Ultimately any remaining exaltation of liberal utopianism is a matter of secular faith. Some will surely attempt to cast their faith as optimistic confidence in the capacity of human reason to overcome the primitive barbarism of our animal condition, but such a subtle difference in framing cannot cover up the apparent mysticism of liberal millenarianism.

As the age of reason comes to a close the only reasonable prediction left is that by John Gray in his book Black Mass. As the project of globalization fails to deliver its promise of universal economic and political liberation from the hardships and barbarity of the human condition, succumbing to the laws of entropy, the human experience will again be characterized by a resurgence of fundamentalist religion, superstition, and allegiance to mythology as a last ditch effort to maintain any sense of order and direction and meaning and purpose in our existence.

I still find happiness, contentment, and solace in my loved ones, in music, in beauty and art and literature, in exploring the wilderness, in pluralism, and in the catharsis of writing; but my faith in human reason has been eclipsed by the swell of fear and barbarity around the world, paired with the fervent but unfounded insistence from the left that “this too will pass” and the arc of progress will once again and necessarily take route. I will continue to do everything in my power to protect and assist people and the nonhuman world in need; to take responsibility and act for good reasons; to live ethically. I will continue to write and speak out and petition and defend what I believe to be justified and right. But liberals, now more evident than ever, cannot take progress for granted. When we assume that progress in ethics is guaranteed or inevitable—the natural and righteous evolution of humanity—and that this is just a hiccup—we’re no better than the mystics of the ancient world for whom reason had little value.

 

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Our new hydroverlords

The image below is one of four precipitation models published by the National Center for Atmospheric Research (NCAR) that together forecast extreme global drought less than 50 years from now as a consequence of climate change. What follows illustrates predicted global precipitation levels in 2060-2069 assuming a moderate greenhouse gas emissions scenario as defined by the International Panel on Climate Change. Moderate.

Climate prediction map 2060-2069

Precipitation Model with Climate Change: 2060-2069

Take a moment to let all the purple, red, and yellow sink in. These are Dust Bowl conditions and worse. Take another moment.

It is difficult to emphasize enough the gravity of this predicted drought. We should all keep the above image in mind when we consider the value of water. Water is fundamental to the existence of life as we know it. Not just human beings. All life on Earth. For obvious utilitarian and deontological reasons, by the land ethic and the difference principle, by the precautionary and proactionary principles, and by our natural moral sense, water is of the highest non-arbitrary value and it is our responsibility as constituents of the human world and of the Earth itself—if we even entertain such a distinction—to do everything in our power to prevent and prepare for this possibility.

Pause to consider what it would mean for governance, for geopolitics, for the world if we fail to curb climate change beyond this moderate GHG emissions path and simultaneously 1) fail to implement and enforce the universal human right to water as recognized by 122 countries of the UN in 2010, and/or 2) consent to the privatization of water resources by multi-national corporations. I, for one, would not welcome our new hydroverlords.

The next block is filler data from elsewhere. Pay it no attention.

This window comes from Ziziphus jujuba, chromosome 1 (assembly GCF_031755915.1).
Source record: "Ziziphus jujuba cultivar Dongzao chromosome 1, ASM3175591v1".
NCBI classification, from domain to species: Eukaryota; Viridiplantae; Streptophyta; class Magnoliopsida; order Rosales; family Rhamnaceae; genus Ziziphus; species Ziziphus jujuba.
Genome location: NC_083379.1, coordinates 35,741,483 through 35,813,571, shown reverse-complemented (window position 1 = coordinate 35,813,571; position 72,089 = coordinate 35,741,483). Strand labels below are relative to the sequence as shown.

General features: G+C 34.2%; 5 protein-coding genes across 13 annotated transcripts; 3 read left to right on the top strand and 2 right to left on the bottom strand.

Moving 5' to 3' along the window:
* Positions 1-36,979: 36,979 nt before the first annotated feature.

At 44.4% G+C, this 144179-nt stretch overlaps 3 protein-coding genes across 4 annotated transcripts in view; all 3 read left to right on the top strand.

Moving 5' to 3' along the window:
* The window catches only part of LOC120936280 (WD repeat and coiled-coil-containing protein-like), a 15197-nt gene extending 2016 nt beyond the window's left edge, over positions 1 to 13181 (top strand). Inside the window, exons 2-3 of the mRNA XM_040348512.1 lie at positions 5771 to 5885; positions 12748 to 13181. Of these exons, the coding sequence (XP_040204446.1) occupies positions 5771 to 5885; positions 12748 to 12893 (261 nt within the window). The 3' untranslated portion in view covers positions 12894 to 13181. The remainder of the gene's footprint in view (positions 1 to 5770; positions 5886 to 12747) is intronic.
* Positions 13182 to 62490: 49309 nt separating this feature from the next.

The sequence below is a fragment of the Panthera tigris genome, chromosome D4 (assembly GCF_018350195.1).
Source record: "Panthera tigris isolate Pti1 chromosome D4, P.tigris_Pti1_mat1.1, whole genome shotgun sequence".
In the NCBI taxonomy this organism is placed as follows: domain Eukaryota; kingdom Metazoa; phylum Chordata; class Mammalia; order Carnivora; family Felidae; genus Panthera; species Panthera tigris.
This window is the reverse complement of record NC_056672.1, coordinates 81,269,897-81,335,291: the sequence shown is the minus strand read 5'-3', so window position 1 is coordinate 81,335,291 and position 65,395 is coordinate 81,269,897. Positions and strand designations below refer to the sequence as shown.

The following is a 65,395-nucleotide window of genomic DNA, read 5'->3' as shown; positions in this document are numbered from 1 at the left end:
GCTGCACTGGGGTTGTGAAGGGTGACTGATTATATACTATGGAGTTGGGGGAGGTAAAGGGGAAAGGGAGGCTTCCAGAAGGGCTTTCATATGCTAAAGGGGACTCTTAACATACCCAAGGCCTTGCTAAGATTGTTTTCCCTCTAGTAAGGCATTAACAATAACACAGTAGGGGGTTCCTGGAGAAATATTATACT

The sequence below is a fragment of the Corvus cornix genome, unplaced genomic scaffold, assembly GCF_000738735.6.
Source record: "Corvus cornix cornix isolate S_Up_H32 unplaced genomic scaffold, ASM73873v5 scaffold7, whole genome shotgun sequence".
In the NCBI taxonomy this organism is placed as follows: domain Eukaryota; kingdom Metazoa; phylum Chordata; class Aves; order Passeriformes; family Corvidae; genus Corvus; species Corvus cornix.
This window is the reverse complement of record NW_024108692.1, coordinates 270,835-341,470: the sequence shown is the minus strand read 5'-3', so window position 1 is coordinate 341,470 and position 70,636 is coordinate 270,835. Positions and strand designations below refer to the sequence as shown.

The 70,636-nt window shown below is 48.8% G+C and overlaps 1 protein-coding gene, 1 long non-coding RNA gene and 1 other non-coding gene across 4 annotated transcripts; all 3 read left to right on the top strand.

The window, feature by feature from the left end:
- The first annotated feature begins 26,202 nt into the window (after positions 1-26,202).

What’s worse, the map shown above is only the third of four models. The fourth model extends from 2090-2099. Brace yourself for the purple: Precipitation Model with Climate Change: 2090-2099

Water resource management, conservation, and preservation will likely fall into their own compartmentalized regime complexes—as discussed by Keohane and Victor—fragmented from other initiatives focused on mitigating and adapting to the various impacts of climate change. According to Keohane and Victor, there’s reason to be optimistic about the capacities of this regime structure. But simply adapting to new conditions of water scarcity equates to treating the symptom rather than the disease. While adaptation is absolutely necessary, we must simultaneously confront climate change at its source: human greenhouse gas emissions (carbon dioxide, methane, nitrous oxide, etc.) and the several positive feedback cycles that global warming entails.

Atmospheric carbon dioxide concentrations alone are currently around 397 parts per million (ppm), which essentially guarantees an increase in average global temperatures of ~4 degrees Fahrenheit (~2 degrees Celsius). What’s more, unless we reduce GHG emissions by ~80%, we can expect the increase in average global temperature to be even more dramatic.

Confronting climate change means one of two things (and maybe both, but probably not—the former would render the latter largely unnecessary and the latter would likely preclude the former). We must reduce greenhouse gas emissions through 1) an immediate significant reduction in energy consumption or 2) a techno-scientific revolution in renewable energy, energy storage, energy transmission, transportation, agriculture, infrastructure, manufacturing, and architecture.

Coupling either approach with reforestation and afforestation projects would be a good idea too, especially considering the Brazilian government’s recent report that deforestation in the Amazon has actually gotten worse since May of 2012.

In all likelihood, the future holds an increase in energy consumption, not a decrease, so we must—at some level—prepare ourselves to rely on faith in Julian Simon’s infinite resource of the human mind to spark the large-scale techno-scientific advances that the climatic consequences of our industrial behavior demand. We must have faith in progress, despite the paradox therein. A daunting task, to be sure, but we have little choice as we have collectively agreed, both implicitly and explicitly, that the Good Life is an energy intensive one. The climate challenge is upon us. If we are to progress, we must progress toward sustainability—and hopefully to a future with more water than NCAR has predicted. Let’s get it together, humans.

jmk